I really feel for you re: your daughter missing apts. with- the therapist. Our daughter did this a few times and we cancelled. It was ashame, because this person was actually helping her.
    REcently, she started seeing a new psychiatrist. Knock on wood, she is making those apts.
    Another plus, is that we got her a social worker and that has worked out. So, this is kinda replacing the psychologist. They meet at a local place and talk and do more life skills work.
    So far so good...I keep my fingers crossed....but do my best not to have too much invested into it emotionally.
    YOu can bring a horse to water...can't make them drink.
    You might ask the psychiatrist at your office if he knows of a social worker/case worker who does this type of worker...they have a different approach. Sending good thoughts...if you find this weighing too heavily on you and don't have a therapist of your woman run! (hugs)
  12. Andy

    Andy Active Member

    Many times when I have things to share with difficult child's therapist (or any doctor), I will type it up. The doctor will read through it before addressing it so that way I know he has received all the info I want to bring forward. It is also a good written report for difficult child's file so when there is a review of it, my input is given.

    It may help for you to have your concerns in writing (this last visit to difficult child's therapist was so last minute that I did hand write it - no access to Word or a printer at home). That way if you do run out of time, atleast the doctor will be able to catch up on everything within the next day or two. (hopefully he would read everything presented).

    P.S., therapist also goes over whatever I give him with difficult child so I do write with that in mind. Lately, I have also let difficult child read what I am going to present ahead of time (he feels attacked if he doesn't know ahead of time that I will be bringing something major up).
  13. TerryJ2

    TerryJ2 Well-Known Member

    Oh, dear. I am so sorry.
    I'd lose the psychiatrist and find another one. What a waste of time.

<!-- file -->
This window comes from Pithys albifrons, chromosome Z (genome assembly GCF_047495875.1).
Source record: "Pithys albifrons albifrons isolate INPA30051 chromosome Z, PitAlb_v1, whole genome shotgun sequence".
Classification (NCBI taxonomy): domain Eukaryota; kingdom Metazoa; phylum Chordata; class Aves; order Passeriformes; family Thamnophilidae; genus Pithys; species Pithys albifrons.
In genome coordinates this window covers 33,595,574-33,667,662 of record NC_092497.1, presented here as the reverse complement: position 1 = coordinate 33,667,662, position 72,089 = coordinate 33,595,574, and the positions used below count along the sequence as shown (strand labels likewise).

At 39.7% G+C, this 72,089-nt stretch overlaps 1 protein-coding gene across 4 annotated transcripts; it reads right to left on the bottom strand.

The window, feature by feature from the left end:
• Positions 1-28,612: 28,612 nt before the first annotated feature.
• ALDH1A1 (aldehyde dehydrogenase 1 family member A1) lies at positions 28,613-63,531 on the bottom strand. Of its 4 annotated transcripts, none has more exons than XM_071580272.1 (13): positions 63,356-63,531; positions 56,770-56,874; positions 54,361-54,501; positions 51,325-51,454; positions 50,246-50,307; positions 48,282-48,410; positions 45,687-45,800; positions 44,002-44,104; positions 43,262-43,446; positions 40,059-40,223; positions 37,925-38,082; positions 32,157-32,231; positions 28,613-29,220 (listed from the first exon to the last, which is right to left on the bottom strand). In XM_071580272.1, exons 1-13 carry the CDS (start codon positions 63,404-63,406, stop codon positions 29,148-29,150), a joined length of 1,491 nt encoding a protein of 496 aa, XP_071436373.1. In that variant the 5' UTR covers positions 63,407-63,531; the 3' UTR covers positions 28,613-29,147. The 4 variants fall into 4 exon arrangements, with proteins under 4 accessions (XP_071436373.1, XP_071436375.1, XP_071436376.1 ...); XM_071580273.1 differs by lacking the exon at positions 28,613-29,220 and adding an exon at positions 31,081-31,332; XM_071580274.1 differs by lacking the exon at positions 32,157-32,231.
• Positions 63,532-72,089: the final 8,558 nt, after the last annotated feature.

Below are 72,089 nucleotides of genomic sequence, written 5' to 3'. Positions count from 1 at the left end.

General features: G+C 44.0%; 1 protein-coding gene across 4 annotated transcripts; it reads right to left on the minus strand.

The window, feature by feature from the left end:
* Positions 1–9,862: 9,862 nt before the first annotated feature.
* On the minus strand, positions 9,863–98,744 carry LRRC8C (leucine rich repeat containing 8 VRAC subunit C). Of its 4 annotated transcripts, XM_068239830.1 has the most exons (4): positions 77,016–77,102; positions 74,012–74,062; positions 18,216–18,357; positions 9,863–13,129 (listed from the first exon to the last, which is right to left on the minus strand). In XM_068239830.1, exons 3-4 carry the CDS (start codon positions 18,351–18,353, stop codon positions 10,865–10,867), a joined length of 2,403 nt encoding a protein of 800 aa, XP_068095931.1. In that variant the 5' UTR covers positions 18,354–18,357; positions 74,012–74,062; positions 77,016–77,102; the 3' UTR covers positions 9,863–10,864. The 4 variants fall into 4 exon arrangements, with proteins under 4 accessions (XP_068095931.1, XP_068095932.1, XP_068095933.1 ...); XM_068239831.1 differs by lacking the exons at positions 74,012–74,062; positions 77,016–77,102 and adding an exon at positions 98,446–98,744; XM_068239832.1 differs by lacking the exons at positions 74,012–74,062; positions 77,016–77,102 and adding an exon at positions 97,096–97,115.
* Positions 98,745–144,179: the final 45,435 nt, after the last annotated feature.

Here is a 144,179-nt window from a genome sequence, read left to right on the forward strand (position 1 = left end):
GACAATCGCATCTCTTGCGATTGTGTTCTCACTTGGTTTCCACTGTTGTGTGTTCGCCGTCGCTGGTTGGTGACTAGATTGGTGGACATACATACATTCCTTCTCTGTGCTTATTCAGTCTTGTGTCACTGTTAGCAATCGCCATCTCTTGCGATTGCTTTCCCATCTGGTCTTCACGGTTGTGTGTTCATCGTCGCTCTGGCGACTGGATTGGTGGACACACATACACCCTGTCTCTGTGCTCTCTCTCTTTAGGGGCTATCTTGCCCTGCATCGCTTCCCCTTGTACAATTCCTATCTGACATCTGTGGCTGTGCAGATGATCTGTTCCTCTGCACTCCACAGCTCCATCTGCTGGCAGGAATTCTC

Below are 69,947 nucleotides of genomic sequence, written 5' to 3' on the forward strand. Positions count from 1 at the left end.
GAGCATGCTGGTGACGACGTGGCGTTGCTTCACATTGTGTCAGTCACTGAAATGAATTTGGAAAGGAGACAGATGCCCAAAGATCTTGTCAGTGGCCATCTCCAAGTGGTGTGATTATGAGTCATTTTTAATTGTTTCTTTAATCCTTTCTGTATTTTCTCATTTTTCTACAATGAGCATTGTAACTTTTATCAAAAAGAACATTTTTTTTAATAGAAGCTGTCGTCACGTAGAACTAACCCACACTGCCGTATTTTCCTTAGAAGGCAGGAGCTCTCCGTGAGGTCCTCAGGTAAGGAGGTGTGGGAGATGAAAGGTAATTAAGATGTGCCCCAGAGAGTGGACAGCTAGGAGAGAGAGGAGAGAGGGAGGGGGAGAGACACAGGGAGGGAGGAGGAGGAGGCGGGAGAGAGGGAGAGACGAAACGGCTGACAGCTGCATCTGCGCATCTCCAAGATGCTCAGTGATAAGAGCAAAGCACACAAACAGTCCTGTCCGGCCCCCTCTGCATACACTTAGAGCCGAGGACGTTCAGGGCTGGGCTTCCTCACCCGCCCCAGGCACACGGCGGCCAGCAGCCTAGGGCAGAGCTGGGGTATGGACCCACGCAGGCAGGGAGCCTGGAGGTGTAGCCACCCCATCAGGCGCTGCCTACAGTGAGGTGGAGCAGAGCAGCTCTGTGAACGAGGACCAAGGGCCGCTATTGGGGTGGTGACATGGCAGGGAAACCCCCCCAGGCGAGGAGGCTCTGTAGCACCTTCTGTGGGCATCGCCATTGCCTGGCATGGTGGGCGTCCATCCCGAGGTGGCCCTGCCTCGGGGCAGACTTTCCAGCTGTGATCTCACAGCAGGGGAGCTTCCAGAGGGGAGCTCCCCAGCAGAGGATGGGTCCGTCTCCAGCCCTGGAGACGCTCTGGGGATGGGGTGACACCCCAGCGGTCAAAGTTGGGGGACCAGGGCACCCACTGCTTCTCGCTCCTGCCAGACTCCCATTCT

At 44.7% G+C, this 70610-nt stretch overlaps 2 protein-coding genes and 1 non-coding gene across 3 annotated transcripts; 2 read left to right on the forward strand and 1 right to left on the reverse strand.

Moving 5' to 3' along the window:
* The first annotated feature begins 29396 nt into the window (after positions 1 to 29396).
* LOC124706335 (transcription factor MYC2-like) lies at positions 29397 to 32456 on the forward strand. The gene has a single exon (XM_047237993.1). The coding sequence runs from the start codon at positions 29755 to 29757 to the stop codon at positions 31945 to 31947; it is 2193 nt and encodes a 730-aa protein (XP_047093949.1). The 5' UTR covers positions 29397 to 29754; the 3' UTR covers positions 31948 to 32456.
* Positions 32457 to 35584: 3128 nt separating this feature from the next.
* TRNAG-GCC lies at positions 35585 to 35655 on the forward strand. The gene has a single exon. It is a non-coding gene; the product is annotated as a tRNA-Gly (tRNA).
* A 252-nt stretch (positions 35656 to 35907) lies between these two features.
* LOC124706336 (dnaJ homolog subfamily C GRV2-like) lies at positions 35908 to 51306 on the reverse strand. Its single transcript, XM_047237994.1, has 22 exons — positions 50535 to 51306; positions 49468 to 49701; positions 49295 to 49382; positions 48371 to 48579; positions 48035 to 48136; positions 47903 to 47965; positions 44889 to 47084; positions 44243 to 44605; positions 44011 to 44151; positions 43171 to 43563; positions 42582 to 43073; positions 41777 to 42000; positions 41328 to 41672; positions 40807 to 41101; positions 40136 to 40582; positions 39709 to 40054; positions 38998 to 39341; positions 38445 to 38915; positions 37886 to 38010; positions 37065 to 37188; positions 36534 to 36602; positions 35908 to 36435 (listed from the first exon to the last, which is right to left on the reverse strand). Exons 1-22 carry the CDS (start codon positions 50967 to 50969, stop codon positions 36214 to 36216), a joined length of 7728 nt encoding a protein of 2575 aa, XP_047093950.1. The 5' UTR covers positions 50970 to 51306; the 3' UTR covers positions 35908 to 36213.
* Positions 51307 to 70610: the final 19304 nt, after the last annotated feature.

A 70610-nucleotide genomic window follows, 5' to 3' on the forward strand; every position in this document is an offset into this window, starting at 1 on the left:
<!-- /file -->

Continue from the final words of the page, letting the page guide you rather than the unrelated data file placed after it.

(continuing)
She definitely has more going on than ADHD.
  14. susiestar

    susiestar Roll With It

    It is a nice idea to go to the bank and tell then not to issue any more cards. The problem is that there are so many banks issuing cards that it would be impossible to go to them or even send a letter and have it get to the right place. To many "you are pre-approved" letters that make it so easy for identity thieves to get cards in your name.

    You really MUST get a PO box for all of your mail. She could even use one of those letters for a cash advance with one of your checks to get money that would come out of YOUR account two weeks after she does it. at that point it will be a major mess. Here the cash advance places are staffed by 18 and 19yos, or so it seems. (husband works the college basketball and baseball games with some of the young ladies from the 2 cash advance places in our town.)

    Only use your office address if your daughter NEVER goes to your office. If you get the mail there make SURE she cannot EVER go to your desk or where you keep personal items. If you choose a PO box, be SURE that the key is NEVER on a set you loan to your daughter. Rarely would you ever see a postal employee when getting mail from a PO box, so sending a letter keeping her out of the box won't do much good.

    I think you need to at least look into identity theft charges. Does she still get violent with you the way she did when you confronted her about the theft last time? If so then you MUST call the police each time. You can insist that she cannot live with you if you feel you are in danger. She can go to a group home, youth shelter or foster home. NOT ideal but you must make safety the first priority.

    I am sorry she is choosing this path in life. All you can do is protect yourself, lock up ALL precious items because she will steal them to sell or pawn if she isn't already doing this, and continue to press charges where appropriate.

    Hugs for your hurting mommy heart.
  15. Andy

    Andy Active Member

    The post office can post a note on the back of the box where the mail goes in warning employees not to give the mail to the daughter. I would think it would be easy to run into the post office and say, "Oh, I forgot my key at home, can you give me the mail from my family's box?" I could see me sending my kids into the post office to do just that. I would hope postal employees would be kind enough to help out their customers in this way.